Statistical Applications in Genetics and Molecular Biology
Editor-in-Chief: Stumpf, Michael P.H.
6 Issues per year
IMPACT FACTOR 2016: 0.646
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Including Probe-Level Measurement Error in Robust Mixture Clustering of Replicated Microarray Gene Expression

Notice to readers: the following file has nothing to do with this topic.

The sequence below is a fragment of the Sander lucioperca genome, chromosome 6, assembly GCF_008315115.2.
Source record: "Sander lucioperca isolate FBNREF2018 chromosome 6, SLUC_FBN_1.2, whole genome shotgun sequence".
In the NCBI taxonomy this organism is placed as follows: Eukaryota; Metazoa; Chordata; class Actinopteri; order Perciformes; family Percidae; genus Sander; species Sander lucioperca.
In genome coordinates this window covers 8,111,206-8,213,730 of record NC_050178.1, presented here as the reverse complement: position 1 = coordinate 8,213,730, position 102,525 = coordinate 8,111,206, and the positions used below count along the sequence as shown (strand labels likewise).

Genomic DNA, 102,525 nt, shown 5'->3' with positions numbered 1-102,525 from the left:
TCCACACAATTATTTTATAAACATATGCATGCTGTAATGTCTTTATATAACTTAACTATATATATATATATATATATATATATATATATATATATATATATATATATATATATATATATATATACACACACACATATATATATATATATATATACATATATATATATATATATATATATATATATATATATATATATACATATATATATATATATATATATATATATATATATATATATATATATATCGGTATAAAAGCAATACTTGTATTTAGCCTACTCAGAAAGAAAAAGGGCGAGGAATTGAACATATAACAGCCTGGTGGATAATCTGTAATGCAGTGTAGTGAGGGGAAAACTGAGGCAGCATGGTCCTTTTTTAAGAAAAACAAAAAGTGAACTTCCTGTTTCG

Probabilistic mixture models provide a popular approach to cluster noisy gene expression data for exploring gene function. Since gene expression data obtained from microarray experiments are often associated with significant sources of technical and biological noise, replicated experiments are typically used to deal with data variability, and internal replication (e.g. from multiple probes per gene in an experiment) provides valuable information about technical sources of noise. However, current implementations of mixture models either do not consider the correlation between the replicated measurements for the same experimental condition, or ignore the probe-level measurement error, and thus overlook the rich information about technical noise. Moreover, most current methods use non-robust Gaussian components to describe the data, and these methods are therefore sensitive to non-Gaussian clusters and outliers. In many cases, this will lead to over-estimation of the number of model components as multiple Gaussian components are used to fit a non-Gaussian cluster. We propose a robust Student's t-mixture model, which explicitly handles replicated gene expression data, includes the consideration of probe-level measurement error when available and automatically selects the appropriate number of model components using a minimum message length criterion. We apply the model to gene expression data using probe-level measurements from an Affymetrix probe-level model, multi-mgMOS, which provides uncertainty estimates. The proposed Student's t-mixture model shows robust performance on synthetic data sets with realistic noise characteristics in comparison to a standard Gaussian mixture model and two other previously published methods. We also compare performance with these methods on two yeast time-course data sets and show that the new method obtains more biologically meaningful clusters in terms of enrichment statistics for GO categories and interactions between transcription factors and genes. Automatically selecting the number of components is more computationally efficient than using a model selection approach and allows the methods to be applied to larger data sets.